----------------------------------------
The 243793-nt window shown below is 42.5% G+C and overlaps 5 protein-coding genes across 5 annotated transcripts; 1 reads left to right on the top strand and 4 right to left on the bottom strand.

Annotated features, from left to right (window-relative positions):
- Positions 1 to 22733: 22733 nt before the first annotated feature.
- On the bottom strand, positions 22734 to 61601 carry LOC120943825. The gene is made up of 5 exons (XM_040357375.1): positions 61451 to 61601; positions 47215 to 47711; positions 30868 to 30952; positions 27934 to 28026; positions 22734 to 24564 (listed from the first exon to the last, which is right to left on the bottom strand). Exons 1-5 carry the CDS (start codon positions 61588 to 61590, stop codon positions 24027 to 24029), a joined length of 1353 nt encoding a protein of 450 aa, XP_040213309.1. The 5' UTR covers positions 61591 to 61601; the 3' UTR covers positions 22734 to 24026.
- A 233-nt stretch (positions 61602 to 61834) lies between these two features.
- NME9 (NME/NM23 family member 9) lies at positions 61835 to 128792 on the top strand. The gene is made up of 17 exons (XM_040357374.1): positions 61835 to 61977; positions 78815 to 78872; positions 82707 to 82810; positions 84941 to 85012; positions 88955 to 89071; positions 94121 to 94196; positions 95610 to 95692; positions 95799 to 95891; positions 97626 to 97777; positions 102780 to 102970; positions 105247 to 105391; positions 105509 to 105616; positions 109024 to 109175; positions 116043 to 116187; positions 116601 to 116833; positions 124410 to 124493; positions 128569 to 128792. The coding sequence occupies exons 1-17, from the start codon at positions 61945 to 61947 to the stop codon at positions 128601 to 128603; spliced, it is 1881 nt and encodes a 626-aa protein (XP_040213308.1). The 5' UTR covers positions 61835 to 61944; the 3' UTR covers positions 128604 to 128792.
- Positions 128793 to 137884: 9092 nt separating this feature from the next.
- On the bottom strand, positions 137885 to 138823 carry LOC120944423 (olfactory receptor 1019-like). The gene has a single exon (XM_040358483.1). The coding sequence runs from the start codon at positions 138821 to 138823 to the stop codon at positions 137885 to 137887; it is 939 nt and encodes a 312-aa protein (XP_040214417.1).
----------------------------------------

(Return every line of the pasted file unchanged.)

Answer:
The 243793-nt window shown below is 42.5% G+C and overlaps 5 protein-coding genes across 5 annotated transcripts; 1 reads left to right on the top strand and 4 right to left on the bottom strand.

Annotated features, from left to right (window-relative positions):
- Positions 1 to 22733: 22733 nt before the first annotated feature.
- On the bottom strand, positions 22734 to 61601 carry LOC120943825. The gene is made up of 5 exons (XM_040357375.1): positions 61451 to 61601; positions 47215 to 47711; positions 30868 to 30952; positions 27934 to 28026; positions 22734 to 24564 (listed from the first exon to the last, which is right to left on the bottom strand). Exons 1-5 carry the CDS (start codon positions 61588 to 61590, stop codon positions 24027 to 24029), a joined length of 1353 nt encoding a protein of 450 aa, XP_040213309.1. The 5' UTR covers positions 61591 to 61601; the 3' UTR covers positions 22734 to 24026.
- A 233-nt stretch (positions 61602 to 61834) lies between these two features.
- NME9 (NME/NM23 family member 9) lies at positions 61835 to 128792 on the top strand. The gene is made up of 17 exons (XM_040357374.1): positions 61835 to 61977; positions 78815 to 78872; positions 82707 to 82810; positions 84941 to 85012; positions 88955 to 89071; positions 94121 to 94196; positions 95610 to 95692; positions 95799 to 95891; positions 97626 to 97777; positions 102780 to 102970; positions 105247 to 105391; positions 105509 to 105616; positions 109024 to 109175; positions 116043 to 116187; positions 116601 to 116833; positions 124410 to 124493; positions 128569 to 128792. The coding sequence occupies exons 1-17, from the start codon at positions 61945 to 61947 to the stop codon at positions 128601 to 128603; spliced, it is 1881 nt and encodes a 626-aa protein (XP_040213308.1). The 5' UTR covers positions 61835 to 61944; the 3' UTR covers positions 128604 to 128792.
- Positions 128793 to 137884: 9092 nt separating this feature from the next.
- On the bottom strand, positions 137885 to 138823 carry LOC120944423 (olfactory receptor 1019-like). The gene has a single exon (XM_040358483.1). The coding sequence runs from the start codon at positions 138821 to 138823 to the stop codon at positions 137885 to 137887; it is 939 nt and encodes a 312-aa protein (XP_040214417.1).